Hunter Biden shows up to hearing on contempt resolution

Hunter Biden shows up to hearing on contempt resolution

Hunter Biden, son of U.S. President Joe Biden, sits with his attorney Abbe Lowell as he makes a surprise appearance at a House Oversight Committee markup and meeting to vote on whether to hold Biden in contempt of Congress for failing to respond to a request to testify to the House last month, on Capitol Hill in Washington, U.S., January 10, 2024. 

Kevin Lamarque | Reuters

Hunter Biden showed up in person, unannounced, at a House committee hearing Wednesday to consider a resolution to hold him in contempt of Congress for allegedly defying a subpoena demanding his closed-door testimony.

Biden, accompanied by two of his attorneys, appeared in the hearing room in the Rayburn House Office Building shortly after the House Oversight Committee convened at 10 a.m. ET for a so-called markup on the resolution.

His surprise appearance — and equally sudden departure a few minutes later — immediately stoked anger from members of the committee’s Republican majority.

“Yes, I’m looking at you, Hunter Biden, as I’m speaking to you,” Rep. Nancy Mace, R-S.C., said shortly after the president’s son sat down. “You are not above the law.”

As Rep. Marjorie Taylor Greene, R-Ga., began to speak, Biden abruptly got up and left, prompting scoffs and cries of “where’s he going?” from the panel.

“What a coward,” Greene said.

Democrats, meanwhile, pointed to the appearance as evidence that Biden was willing to appear before the committee — but only in a public setting.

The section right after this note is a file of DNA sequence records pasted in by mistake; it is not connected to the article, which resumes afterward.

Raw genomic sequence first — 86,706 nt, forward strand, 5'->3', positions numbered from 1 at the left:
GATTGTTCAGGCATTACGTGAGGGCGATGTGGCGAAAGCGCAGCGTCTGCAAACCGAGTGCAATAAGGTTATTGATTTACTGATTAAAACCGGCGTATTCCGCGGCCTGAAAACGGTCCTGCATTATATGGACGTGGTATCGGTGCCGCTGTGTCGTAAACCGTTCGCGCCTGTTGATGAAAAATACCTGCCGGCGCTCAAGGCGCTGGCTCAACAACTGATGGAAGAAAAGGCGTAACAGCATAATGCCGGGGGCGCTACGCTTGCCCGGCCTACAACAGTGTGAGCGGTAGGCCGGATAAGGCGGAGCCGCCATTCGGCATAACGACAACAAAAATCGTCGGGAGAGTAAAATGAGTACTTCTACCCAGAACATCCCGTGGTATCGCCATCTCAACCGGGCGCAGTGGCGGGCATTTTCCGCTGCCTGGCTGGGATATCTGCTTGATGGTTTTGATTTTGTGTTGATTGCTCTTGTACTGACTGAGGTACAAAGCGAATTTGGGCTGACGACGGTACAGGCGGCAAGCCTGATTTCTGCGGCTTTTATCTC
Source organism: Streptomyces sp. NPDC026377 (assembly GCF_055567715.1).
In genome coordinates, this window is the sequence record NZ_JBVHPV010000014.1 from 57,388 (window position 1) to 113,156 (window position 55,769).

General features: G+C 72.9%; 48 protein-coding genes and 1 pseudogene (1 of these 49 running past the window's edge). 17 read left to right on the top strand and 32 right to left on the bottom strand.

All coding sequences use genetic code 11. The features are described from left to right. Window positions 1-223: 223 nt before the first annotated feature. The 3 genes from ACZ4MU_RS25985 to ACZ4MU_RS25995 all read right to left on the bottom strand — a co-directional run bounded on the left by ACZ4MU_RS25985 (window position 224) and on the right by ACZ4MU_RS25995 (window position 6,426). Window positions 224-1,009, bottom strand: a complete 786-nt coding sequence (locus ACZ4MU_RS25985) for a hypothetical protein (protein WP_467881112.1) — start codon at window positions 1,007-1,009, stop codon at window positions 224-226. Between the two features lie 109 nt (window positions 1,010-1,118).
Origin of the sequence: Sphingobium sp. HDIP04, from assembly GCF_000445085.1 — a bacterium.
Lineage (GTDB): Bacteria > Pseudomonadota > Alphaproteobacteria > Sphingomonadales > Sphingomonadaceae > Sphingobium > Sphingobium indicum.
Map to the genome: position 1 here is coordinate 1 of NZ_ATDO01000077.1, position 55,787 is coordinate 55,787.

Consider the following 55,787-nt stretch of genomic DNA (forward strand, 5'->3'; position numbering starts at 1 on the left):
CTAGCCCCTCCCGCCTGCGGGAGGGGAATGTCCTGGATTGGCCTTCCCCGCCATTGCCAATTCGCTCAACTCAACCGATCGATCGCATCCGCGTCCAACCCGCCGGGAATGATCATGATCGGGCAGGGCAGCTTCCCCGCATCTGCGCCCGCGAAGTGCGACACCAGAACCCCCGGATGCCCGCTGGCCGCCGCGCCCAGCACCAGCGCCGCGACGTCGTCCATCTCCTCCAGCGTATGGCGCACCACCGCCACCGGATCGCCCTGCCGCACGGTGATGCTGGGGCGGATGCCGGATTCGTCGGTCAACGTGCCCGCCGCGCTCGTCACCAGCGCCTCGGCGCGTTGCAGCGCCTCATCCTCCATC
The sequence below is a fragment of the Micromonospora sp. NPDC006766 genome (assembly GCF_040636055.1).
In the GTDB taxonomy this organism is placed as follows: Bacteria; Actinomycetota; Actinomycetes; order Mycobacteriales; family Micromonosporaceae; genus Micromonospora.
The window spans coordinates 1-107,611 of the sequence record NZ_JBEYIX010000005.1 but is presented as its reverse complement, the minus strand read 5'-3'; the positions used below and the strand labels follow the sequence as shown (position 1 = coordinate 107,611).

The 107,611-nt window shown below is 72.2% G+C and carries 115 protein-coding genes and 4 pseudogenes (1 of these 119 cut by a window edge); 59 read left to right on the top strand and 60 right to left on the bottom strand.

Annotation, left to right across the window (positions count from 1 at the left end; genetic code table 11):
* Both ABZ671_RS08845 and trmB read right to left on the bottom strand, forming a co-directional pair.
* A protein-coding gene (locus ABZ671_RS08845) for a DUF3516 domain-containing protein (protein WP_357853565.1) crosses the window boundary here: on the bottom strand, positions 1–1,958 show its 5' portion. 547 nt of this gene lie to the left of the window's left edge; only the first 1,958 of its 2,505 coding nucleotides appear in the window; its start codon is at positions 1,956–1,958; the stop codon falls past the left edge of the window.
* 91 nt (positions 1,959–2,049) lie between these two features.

“The fact of the matter is Mr. Biden showed up this morning, and was willing to show up weeks ago to appear at a public hearing, which he was led to believe was his option,” Rep. Gerry Connolly, D-Va., said.

He and other Democrats repeatedly referenced prior comments from Oversight Chairman Rep. James Comer, R-Ky., that they say gave Hunter Biden the option to be deposed in public instead of behind closed doors.

When an NBC News reporter asked afterward if he would testify today if called to do so by the committee, Hunter Biden replied, “Yes.”

Biden had refused to appear for a private deposition on Dec. 13 on Capitol Hill as part of Republicans’ impeachment inquiry into his father, President Joe Biden, which centers on allegations of corruption by the president and his family.

Hunter Biden offered instead to testify in a public hearing, but Comer rejected that proposal.

On the day his deposition was set to occur, Biden appeared outside the U.S. Capitol and defended his business record while denying accusations of any wrongful financial link to his father.

“There’s no evidence to support the allegations that my father was financially involved in my business, because it did not happen,” he said in a prepared statement before departing.

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Comer and Judiciary Chairman Rep. Jim Jordan, R-Ohio, initiated contempt proceedings that same day. The Judiciary panel was holding a simultaneous hearing Wednesday morning on its own contempt resolution against Hunter Biden.

If the Republican-led panels pass the resolutions in Wednesday’s sessions, they will move to a vote in the full House. The chamber can then vote to refer the matter to the Department of Justice, which will ultimately decide whether to pursue criminal charges.

Democrats have slammed the entire contempt effort as a distracting sideshow.

“With a shutdown imminent, it would make sense that House Republicans would want to start legislating,” read a post on X from the Judiciary Committee Democrats’ account Wednesday morning. “Instead, the highest priority for MAGA Republicans is marking up a contempt resolution for someone who offered to testify.”

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